Dr Chris Thorogood, Deputy Director and Head of Science at the Oxford Botanic Garden and Arboretum
The leaves of giant Amazonian waterlilies are some of the most astounding feats of engineering in nature. They are the largest floating leaves of any plant, growing to nearly three metres in diameter, and they form vast networks on the surface in the River Amazon. For centuries they have been grown in botanic gardens and have inspired artists, engineers, and architects. Indeed, they have been grown at Oxford Botanic Garden since the 1800s. Professor Charles Daubeny commissioned the construction of a new glasshouse, containing a great tank heated by hot water flowing through pipes, for their cultivation. The plant flowered in 1853 and it has been grown at the garden in the same tank ever since, inspiring visitors to this day.
Despite the archetypal beauty and scale of this botanical enigma, little is known about the mechanics of its extraordinary leaves. How and why they achieve such gigantic proportions remained a mystery until recently. Together with physicists at other universities around the world, I examined the plant that grows in the heated pond here at Oxford Botanic Garden. We looked at the mechanical properties of the leaves and sought to find out the how vascular architecture (the striking pattern of connective ‘girders’) differs from that of other waterlilies with smaller leaves. We loaded the leaves with weights to see what load they could carry and examined how the leaves deformed. Then, using mathematical simulations to compare the giant leaves, which have a complex geometry, with the simpler floating discs of smaller waterlilies we found that these giant leaves are stiffer than their smaller-leaved relatives; the regular branching pattern gives them a greater rigidity for a given volume of plant matter. In other words, the leaves are able to achieve gigantic proportions at low ‘cost’. Our work was published recently in Science Advances: science.org/doi/10.1126/sciadv.abg3790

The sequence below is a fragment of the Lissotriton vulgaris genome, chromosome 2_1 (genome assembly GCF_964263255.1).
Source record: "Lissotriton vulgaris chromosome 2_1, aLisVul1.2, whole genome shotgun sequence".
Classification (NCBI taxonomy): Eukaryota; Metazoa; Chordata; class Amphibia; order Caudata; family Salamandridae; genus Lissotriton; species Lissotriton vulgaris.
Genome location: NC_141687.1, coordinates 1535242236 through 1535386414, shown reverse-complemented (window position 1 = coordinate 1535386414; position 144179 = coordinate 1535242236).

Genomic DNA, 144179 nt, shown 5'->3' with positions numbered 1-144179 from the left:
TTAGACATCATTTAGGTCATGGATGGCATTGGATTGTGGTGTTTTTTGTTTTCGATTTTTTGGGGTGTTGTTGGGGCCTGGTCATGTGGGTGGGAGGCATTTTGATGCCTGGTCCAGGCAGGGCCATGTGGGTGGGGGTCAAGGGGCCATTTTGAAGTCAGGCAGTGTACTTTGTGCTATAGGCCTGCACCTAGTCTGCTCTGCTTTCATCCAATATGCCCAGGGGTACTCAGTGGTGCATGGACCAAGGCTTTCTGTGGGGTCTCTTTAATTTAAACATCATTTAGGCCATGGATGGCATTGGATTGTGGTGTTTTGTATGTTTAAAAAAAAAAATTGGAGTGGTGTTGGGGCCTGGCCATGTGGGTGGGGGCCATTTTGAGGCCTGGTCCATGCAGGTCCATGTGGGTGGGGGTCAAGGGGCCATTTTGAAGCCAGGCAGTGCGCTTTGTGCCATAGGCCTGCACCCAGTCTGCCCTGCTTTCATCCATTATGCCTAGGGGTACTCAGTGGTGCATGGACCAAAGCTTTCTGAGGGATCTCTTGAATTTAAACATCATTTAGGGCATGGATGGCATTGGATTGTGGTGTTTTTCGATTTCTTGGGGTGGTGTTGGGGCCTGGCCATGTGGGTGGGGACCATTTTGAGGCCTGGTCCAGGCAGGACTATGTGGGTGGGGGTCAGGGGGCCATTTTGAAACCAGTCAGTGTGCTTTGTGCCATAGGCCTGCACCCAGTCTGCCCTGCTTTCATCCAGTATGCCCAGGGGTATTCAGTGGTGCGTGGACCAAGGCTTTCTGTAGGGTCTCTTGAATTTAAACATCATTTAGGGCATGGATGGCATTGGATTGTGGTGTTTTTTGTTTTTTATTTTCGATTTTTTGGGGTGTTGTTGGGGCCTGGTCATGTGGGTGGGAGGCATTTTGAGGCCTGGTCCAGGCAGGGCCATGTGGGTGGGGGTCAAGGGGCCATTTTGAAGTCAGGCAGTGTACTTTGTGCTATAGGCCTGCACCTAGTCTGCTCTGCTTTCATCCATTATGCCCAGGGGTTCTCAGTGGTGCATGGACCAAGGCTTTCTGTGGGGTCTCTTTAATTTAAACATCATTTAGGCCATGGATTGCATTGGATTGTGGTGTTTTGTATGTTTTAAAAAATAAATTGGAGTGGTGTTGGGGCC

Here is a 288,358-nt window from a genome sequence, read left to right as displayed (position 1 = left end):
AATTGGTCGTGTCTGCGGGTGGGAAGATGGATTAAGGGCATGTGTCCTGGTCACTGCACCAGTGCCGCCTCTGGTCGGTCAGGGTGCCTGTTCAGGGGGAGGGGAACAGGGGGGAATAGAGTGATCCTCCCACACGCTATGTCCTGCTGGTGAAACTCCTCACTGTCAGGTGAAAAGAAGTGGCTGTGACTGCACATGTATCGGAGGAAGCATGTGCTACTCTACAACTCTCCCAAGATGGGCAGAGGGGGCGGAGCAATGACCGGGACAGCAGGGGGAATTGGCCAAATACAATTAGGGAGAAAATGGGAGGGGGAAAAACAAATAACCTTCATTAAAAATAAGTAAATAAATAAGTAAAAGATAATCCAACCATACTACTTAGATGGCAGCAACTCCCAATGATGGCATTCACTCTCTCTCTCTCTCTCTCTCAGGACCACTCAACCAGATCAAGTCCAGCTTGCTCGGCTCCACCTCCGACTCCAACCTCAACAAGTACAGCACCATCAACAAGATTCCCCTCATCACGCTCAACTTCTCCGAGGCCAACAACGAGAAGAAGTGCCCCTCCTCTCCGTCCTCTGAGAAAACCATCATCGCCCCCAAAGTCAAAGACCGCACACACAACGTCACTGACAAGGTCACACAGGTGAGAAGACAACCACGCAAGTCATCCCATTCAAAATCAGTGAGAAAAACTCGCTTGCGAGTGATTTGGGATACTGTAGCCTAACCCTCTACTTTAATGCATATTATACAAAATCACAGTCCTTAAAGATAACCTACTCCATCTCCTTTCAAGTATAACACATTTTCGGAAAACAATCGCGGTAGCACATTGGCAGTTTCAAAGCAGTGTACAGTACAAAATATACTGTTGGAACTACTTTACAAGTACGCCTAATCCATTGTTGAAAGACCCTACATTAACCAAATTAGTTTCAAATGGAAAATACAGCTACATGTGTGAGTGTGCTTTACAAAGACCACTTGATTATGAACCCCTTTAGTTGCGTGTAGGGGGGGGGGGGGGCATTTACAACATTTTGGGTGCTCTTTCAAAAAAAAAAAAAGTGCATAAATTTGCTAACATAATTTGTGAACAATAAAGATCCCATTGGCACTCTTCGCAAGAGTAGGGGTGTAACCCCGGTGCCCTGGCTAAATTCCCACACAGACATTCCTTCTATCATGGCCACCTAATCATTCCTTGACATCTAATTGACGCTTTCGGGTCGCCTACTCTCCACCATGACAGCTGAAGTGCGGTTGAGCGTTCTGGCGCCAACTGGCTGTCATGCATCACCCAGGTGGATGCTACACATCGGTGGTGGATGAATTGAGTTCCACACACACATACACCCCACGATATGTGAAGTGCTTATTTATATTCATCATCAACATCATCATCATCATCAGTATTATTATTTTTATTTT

But why do the leaves grow so big? Natural selection favours leaves that maximise their surface area for photosynthesis – the bigger the better we might think – but their size is limited by strength and maintenance; larger leaves are more expensive to maintain. Growing large leaves quickly and cheaply may have enabled the giant Amazonian waterlily to occupy a large surface area for light capture and outcompete the surrounding vegetation in the fast-drying pools where it evolved. Why is this work important? The load-bearing properties of these incredible leaves could inspire cost-effective engineering solutions for designing floating platforms for renewable energy production. Examples of this could include solar panels, or even the development of offshore societies.